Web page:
Prokhorov’s advisors have also drafted plans for him to apply the pressure of the cash and shareholding obligations owed to him by Deripaska, and convert them into a takeover of Rusal. This is one of the shareholder schemes tabled for Sechin, and Putin, to decide.
On January 20, Deripaska’s spokesman has confirmed, he applied to Medvedev for a rescue that would have converted Rusal’s indebtedness to state banks into state preference shares. A leak into the Russian press of the contents of this letter was intended to undermine the deal, and the government financing Deripaska asked for failed to materialize. Instead, he has asked Medvedev for a public show of personal support, accompanied by a secret state undertaking to be drafted for the international banks.
Medvedev appeared to be going along with the first part, when he was reported as responding to a speech by Deripaska last week in Irkutsk: “I fully agree with what Oleg Vladimirovich [Deripaska] said about situations when the crisis leads to settling scores… There should be no situations when different structures’ rivalry can lead to the collapse of an entire group of companies…Such actions should get adequate reaction from the state. For that purpose we have one serious institution, the government of the Russian Federation … There are situations when power must be used.”
Can Medvedev risk his power overruling Putin, in order to authorize a state guarantee to protect Rusal from bankruptcy, as well as Deripaska from the loss of his personal shareholding control? The domino effect of bankruptcy for Rusal has become international in scope, but the strategic importance of Deripaska – estimated to have drawn at least $10 billion in personal dividends from Rusal since 2001 – is less certain.
According to a report by the Financial Times, which has been close to Deripaska in the past, the Kremlin indemnity and guarantee letter is the precondition for the international banks to accept a “standstill agreement”, which would stave off default action, postpone loan repayments, and allow more time for Deripaska to control the restructuring of Rusal.
Deripaska has applied for such a letter of Kremlin guarantee once before, and was refused. The letter was revealed by one of the bankers advising Rusal on its attempt to list its shares on the London Stock Exchange in the first half of 2007. At the time, the banker said, the letter was requested as a government pledge not to nationalize Rusal assets, thereby securing foreign investors and minority shareholders against the possibility of tax or other claims. In essence, the letter was an attempt by Deripaska to indemnify himself and Rusal from prosecution by the Russian authorities in future.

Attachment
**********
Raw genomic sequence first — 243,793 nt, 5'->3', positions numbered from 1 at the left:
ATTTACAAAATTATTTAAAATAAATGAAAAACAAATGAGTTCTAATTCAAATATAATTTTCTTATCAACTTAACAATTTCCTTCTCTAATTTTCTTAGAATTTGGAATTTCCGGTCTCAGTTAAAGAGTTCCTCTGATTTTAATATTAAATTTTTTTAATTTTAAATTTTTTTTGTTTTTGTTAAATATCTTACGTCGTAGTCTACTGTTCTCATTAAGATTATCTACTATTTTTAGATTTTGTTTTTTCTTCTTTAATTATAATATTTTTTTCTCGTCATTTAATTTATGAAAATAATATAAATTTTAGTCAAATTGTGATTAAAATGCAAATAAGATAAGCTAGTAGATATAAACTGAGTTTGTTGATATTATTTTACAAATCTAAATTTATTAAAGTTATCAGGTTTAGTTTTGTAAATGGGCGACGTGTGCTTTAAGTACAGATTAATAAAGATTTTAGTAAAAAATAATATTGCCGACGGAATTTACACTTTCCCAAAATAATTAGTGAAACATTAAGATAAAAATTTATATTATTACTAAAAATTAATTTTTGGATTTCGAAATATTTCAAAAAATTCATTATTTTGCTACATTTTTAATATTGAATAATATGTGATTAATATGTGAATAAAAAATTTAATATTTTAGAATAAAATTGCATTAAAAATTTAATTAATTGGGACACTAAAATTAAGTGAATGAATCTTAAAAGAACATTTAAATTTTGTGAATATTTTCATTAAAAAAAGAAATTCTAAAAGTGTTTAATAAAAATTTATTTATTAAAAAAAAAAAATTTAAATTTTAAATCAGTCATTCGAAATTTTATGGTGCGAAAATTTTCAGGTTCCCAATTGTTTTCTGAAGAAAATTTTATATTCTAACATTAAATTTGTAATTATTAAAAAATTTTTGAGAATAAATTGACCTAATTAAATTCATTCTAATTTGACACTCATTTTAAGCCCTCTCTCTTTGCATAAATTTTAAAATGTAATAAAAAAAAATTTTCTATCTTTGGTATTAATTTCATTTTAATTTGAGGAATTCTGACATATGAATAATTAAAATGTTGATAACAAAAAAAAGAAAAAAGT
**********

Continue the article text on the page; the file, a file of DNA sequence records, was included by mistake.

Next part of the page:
The Kremlin, then led by President Vladimir Putin, did not issue the letter, according to the bank source
At the same time, according to a source close to the UK Financial Service Authority (FSA), a UK government review of Deripaska’s business activities was conducted, and a substantial file prepared by the FSA to decide whether Rusal would be authorized to list its shares on the London Stock Exchange (LSE). The existence of the FSA file is confirmed. Whether the FSA decided against approval, or Rusal decided not to lodge a formal application before a listing decision was reached, is not clear. The outcome is certain. There was no LSE listing for Rusal.
A year later, on July 3, 2008, Justice Christopher Clark ruled that Michael Cherney (Mikhail Chernoy), had “a reasonable prospect of success” in substantiating his claim that Deripaska had violated his contract and trusteeship obligations for at least 20% of the original Rusal shareholding Deripaska had told the market he owned himself. Deripaska is appealing against the ruling in the UK Court of Appeal. He also denies the evidence presented in the High Court means what Cherney says it means – and what Justice Clark ruled it might.
Cherney’s evidence, and Clark’s ruling, cast a long shadow. They require Rusal to show a multi-billion dollar set-aside in its balance-sheets for the contingency that the High Court may order Deripaska to repay Cherney.
Cherney’s evidence and Clark’s ruling also oblige the European governments, now inextricably involved in the banking decisions on a Rusal bailout, to consider whether they can lawfully extend public money or financial guarantees to cover the refinancing of bank loans that are secured by Rusal assets, which Deripaska administers as chief executive, and control of which Deripaska has told the High Court he is entitled to exercise. Even if a letter from the Kremlin is issued, it may prove, legally speaking and outside Russian jurisdiction, to be no more than a fig-leaf.